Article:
One challenge in using bots on a third-party website is the level of detail of observation available (e.g., observation of edits, but not reading behavior), but this is all determined by the nature of the programming interface for extending the underlying site or browser to implement monitoring.6 Nonetheless, bots can be used to address technical design questions motivated by social science. They can also be a way to enhance matching at a relatively low cost.

2.4 Add-ons

A final technology that can be utilized by researchers is the add-on, such as a browser extension,7 that can monitor a participant’s behavior across multiple sites. For example, once users install the MTogether browser extension or mobile app, researchers can access their cross-site behavior over an extended period of time, creating a large-scale longitudinal panel to facilitate data collection and intervention (Resnick et al. forthcoming).

The advantage of a browser extension is significant when the experimental intervention is based on information gathered across multiple sites. For example, Munson et al. (2013) deploy a browser extension to nudge users to read balanced political viewpoints. The extension monitors users’ web browsing, accesses and classifies their browsing history, dynamically aggregates the political leaning of their reading selections, and then encourages those whose reading leans one way or the other to read a more balanced selection of news. Users see a balance icon that indicates their leaning as well as recommendations of sites representing more neutral positions or the “other” side. Users in the control group receive aggregate statistics only after the 28th day of the experiment. Compared to the control group, users in the treatment show a modest move toward balanced exposure. This study provides a practical tool to potentially alleviate the polarization of the US political landscape.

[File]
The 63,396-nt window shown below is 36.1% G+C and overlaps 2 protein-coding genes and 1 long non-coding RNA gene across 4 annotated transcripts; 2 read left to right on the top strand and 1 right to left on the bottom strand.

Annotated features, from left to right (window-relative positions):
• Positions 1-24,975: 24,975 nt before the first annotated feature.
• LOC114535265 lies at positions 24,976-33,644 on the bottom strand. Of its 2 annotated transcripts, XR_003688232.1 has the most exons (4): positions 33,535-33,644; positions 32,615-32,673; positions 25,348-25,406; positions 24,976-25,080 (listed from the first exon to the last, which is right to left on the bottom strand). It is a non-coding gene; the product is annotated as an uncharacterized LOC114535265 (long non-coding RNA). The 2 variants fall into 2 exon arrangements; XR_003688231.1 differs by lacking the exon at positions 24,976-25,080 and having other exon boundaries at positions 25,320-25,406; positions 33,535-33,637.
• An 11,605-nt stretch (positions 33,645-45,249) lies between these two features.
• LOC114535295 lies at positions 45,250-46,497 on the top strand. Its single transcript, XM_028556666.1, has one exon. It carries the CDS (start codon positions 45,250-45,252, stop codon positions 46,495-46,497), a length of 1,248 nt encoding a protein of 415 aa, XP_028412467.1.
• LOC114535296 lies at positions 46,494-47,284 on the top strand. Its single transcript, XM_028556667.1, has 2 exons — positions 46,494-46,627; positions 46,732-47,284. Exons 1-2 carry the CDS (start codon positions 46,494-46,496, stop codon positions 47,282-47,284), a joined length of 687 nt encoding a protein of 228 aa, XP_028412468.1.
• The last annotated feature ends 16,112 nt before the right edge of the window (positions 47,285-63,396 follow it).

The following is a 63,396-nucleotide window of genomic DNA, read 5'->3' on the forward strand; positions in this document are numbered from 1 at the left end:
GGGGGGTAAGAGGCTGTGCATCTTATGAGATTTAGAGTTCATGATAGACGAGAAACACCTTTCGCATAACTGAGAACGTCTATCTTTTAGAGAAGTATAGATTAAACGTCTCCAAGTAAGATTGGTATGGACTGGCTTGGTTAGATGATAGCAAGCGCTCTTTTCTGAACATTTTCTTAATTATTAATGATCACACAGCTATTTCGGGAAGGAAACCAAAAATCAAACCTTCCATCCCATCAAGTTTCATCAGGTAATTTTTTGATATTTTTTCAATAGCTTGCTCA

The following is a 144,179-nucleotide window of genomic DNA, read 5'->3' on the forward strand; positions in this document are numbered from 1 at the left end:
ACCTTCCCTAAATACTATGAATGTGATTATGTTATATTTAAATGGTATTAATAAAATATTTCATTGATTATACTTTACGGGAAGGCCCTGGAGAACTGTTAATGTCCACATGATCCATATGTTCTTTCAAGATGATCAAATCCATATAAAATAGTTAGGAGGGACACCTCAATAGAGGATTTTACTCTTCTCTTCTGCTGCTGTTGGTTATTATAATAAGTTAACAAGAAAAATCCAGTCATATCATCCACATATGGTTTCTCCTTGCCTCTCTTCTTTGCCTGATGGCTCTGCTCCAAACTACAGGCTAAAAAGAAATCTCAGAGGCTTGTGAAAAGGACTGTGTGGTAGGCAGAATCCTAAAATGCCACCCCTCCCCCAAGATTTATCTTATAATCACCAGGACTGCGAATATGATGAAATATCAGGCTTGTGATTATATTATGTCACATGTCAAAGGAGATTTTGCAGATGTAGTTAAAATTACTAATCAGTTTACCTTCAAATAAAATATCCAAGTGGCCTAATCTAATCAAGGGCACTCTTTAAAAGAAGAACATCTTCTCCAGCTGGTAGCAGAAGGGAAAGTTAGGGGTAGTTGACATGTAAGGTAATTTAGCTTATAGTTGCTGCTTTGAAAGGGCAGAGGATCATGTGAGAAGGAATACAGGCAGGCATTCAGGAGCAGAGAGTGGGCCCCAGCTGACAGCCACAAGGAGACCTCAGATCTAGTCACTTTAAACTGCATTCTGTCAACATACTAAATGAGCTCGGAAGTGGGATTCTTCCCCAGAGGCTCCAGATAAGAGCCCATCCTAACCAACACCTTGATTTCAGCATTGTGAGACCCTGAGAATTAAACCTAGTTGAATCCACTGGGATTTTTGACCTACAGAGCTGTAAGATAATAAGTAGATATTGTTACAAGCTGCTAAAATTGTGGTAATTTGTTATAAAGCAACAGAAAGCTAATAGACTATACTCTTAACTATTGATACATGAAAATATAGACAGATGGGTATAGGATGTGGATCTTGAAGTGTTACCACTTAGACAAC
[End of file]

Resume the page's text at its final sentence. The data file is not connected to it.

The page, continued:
Another advantage of an add-on is that interventions can be carried out in real time. For example, in response to earlier research showing that being reverted (and in many cases being reverted without comment or rudely) is a cause for attrition among new Wikipedia editors, Halfaker et al. (2011) deploy an add-on (built in JavaScript) to alert Wikipedia editors who are performing revert operations that they are reverting a new editor. It also provides a convenient interface for sending an explanatory message to that new editor. This intervention has led to significant changes in interaction and an increase in retention of new editors (based on the messaging and warning, respectively). It provides a much needed technology to increase the retention of new Wikipedia editors, which can be extended to other online communities as well.